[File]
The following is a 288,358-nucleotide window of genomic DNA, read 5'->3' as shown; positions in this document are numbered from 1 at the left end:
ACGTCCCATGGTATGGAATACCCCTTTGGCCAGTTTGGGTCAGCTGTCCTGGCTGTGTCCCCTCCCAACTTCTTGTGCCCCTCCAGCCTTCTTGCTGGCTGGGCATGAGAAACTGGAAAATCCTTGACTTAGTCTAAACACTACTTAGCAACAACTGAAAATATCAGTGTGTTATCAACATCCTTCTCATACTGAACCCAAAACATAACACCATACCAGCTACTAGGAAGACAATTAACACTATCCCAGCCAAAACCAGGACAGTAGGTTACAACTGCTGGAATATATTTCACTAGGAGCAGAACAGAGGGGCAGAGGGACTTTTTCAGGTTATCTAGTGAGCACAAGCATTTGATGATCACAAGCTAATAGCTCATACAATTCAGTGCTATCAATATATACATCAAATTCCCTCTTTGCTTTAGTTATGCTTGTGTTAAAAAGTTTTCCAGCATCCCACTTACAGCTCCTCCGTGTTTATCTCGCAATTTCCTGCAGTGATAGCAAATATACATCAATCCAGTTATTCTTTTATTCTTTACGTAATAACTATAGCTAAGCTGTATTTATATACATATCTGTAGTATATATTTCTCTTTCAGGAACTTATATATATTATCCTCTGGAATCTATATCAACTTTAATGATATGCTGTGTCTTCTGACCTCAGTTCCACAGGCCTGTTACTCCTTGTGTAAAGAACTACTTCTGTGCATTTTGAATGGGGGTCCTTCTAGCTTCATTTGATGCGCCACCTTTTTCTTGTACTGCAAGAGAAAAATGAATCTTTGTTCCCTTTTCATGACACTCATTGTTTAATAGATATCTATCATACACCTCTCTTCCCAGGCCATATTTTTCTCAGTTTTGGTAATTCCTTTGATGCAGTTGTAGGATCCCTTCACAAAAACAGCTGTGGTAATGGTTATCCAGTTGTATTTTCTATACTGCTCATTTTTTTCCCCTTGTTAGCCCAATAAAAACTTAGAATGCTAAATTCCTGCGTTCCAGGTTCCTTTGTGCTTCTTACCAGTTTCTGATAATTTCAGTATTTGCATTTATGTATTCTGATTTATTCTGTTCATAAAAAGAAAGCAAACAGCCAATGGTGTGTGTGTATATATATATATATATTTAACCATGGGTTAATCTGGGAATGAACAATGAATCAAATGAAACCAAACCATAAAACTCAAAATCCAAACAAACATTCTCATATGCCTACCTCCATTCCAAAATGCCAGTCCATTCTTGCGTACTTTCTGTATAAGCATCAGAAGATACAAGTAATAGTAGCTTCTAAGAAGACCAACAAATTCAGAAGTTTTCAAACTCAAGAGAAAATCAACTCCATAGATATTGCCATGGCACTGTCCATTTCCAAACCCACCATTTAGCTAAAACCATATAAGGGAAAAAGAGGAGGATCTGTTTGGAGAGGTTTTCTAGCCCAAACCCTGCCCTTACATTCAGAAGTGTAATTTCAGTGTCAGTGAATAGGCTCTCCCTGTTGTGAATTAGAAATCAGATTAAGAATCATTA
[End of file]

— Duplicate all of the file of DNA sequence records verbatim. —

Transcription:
The following is a 288,358-nucleotide window of genomic DNA, read 5'->3' as shown; positions in this document are numbered from 1 at the left end:
ACGTCCCATGGTATGGAATACCCCTTTGGCCAGTTTGGGTCAGCTGTCCTGGCTGTGTCCCCTCCCAACTTCTTGTGCCCCTCCAGCCTTCTTGCTGGCTGGGCATGAGAAACTGGAAAATCCTTGACTTAGTCTAAACACTACTTAGCAACAACTGAAAATATCAGTGTGTTATCAACATCCTTCTCATACTGAACCCAAAACATAACACCATACCAGCTACTAGGAAGACAATTAACACTATCCCAGCCAAAACCAGGACAGTAGGTTACAACTGCTGGAATATATTTCACTAGGAGCAGAACAGAGGGGCAGAGGGACTTTTTCAGGTTATCTAGTGAGCACAAGCATTTGATGATCACAAGCTAATAGCTCATACAATTCAGTGCTATCAATATATACATCAAATTCCCTCTTTGCTTTAGTTATGCTTGTGTTAAAAAGTTTTCCAGCATCCCACTTACAGCTCCTCCGTGTTTATCTCGCAATTTCCTGCAGTGATAGCAAATATACATCAATCCAGTTATTCTTTTATTCTTTACGTAATAACTATAGCTAAGCTGTATTTATATACATATCTGTAGTATATATTTCTCTTTCAGGAACTTATATATATTATCCTCTGGAATCTATATCAACTTTAATGATATGCTGTGTCTTCTGACCTCAGTTCCACAGGCCTGTTACTCCTTGTGTAAAGAACTACTTCTGTGCATTTTGAATGGGGGTCCTTCTAGCTTCATTTGATGCGCCACCTTTTTCTTGTACTGCAAGAGAAAAATGAATCTTTGTTCCCTTTTCATGACACTCATTGTTTAATAGATATCTATCATACACCTCTCTTCCCAGGCCATATTTTTCTCAGTTTTGGTAATTCCTTTGATGCAGTTGTAGGATCCCTTCACAAAAACAGCTGTGGTAATGGTTATCCAGTTGTATTTTCTATACTGCTCATTTTTTTCCCCTTGTTAGCCCAATAAAAACTTAGAATGCTAAATTCCTGCGTTCCAGGTTCCTTTGTGCTTCTTACCAGTTTCTGATAATTTCAGTATTTGCATTTATGTATTCTGATTTATTCTGTTCATAAAAAGAAAGCAAACAGCCAATGGTGTGTGTGTATATATATATATATATTTAACCATGGGTTAATCTGGGAATGAACAATGAATCAAATGAAACCAAACCATAAAACTCAAAATCCAAACAAACATTCTCATATGCCTACCTCCATTCCAAAATGCCAGTCCATTCTTGCGTACTTTCTGTATAAGCATCAGAAGATACAAGTAATAGTAGCTTCTAAGAAGACCAACAAATTCAGAAGTTTTCAAACTCAAGAGAAAATCAACTCCATAGATATTGCCATGGCACTGTCCATTTCCAAACCCACCATTTAGCTAAAACCATATAAGGGAAAAAGAGGAGGATCTGTTTGGAGAGGTTTTCTAGCCCAAACCCTGCCCTTACATTCAGAAGTGTAATTTCAGTGTCAGTGAATAGGCTCTCCCTGTTGTGAATTAGAAATCAGATTAAGAATCATTA